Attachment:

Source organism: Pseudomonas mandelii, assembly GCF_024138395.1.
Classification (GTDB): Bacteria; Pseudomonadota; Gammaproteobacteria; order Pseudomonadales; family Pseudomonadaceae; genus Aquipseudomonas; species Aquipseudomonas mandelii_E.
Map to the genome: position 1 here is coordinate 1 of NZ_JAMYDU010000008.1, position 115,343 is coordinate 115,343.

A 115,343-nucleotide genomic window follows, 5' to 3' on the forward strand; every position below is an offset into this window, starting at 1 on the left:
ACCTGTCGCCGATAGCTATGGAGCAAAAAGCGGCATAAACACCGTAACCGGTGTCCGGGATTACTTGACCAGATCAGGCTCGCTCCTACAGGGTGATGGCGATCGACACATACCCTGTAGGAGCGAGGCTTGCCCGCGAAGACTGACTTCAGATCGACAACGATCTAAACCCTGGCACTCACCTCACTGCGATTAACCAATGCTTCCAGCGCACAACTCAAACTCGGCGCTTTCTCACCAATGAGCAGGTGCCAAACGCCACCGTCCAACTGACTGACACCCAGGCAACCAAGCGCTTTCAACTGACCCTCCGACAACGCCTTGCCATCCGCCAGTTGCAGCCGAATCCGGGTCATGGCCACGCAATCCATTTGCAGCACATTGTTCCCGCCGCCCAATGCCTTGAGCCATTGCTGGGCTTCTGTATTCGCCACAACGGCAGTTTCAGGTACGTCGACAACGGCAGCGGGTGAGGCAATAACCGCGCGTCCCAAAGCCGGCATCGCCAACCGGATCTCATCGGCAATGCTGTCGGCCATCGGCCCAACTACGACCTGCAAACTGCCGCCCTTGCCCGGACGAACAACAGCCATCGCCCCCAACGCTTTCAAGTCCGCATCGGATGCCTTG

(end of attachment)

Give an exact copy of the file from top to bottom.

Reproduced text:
Source organism: Pseudomonas mandelii, assembly GCF_024138395.1.
Classification (GTDB): Bacteria; Pseudomonadota; Gammaproteobacteria; order Pseudomonadales; family Pseudomonadaceae; genus Aquipseudomonas; species Aquipseudomonas mandelii_E.
Map to the genome: position 1 here is coordinate 1 of NZ_JAMYDU010000008.1, position 115,343 is coordinate 115,343.

A 115,343-nucleotide genomic window follows, 5' to 3' on the forward strand; every position below is an offset into this window, starting at 1 on the left:
ACCTGTCGCCGATAGCTATGGAGCAAAAAGCGGCATAAACACCGTAACCGGTGTCCGGGATTACTTGACCAGATCAGGCTCGCTCCTACAGGGTGATGGCGATCGACACATACCCTGTAGGAGCGAGGCTTGCCCGCGAAGACTGACTTCAGATCGACAACGATCTAAACCCTGGCACTCACCTCACTGCGATTAACCAATGCTTCCAGCGCACAACTCAAACTCGGCGCTTTCTCACCAATGAGCAGGTGCCAAACGCCACCGTCCAACTGACTGACACCCAGGCAACCAAGCGCTTTCAACTGACCCTCCGACAACGCCTTGCCATCCGCCAGTTGCAGCCGAATCCGGGTCATGGCCACGCAATCCATTTGCAGCACATTGTTCCCGCCGCCCAATGCCTTGAGCCATTGCTGGGCTTCTGTATTCGCCACAACGGCAGTTTCAGGTACGTCGACAACGGCAGCGGGTGAGGCAATAACCGCGCGTCCCAAAGCCGGCATCGCCAACCGGATCTCATCGGCAATGCTGTCGGCCATCGGCCCAACTACGACCTGCAAACTGCCGCCCTTGCCCGGACGAACAACAGCCATCGCCCCCAACGCTTTCAAGTCCGCATCGGATGCCTTG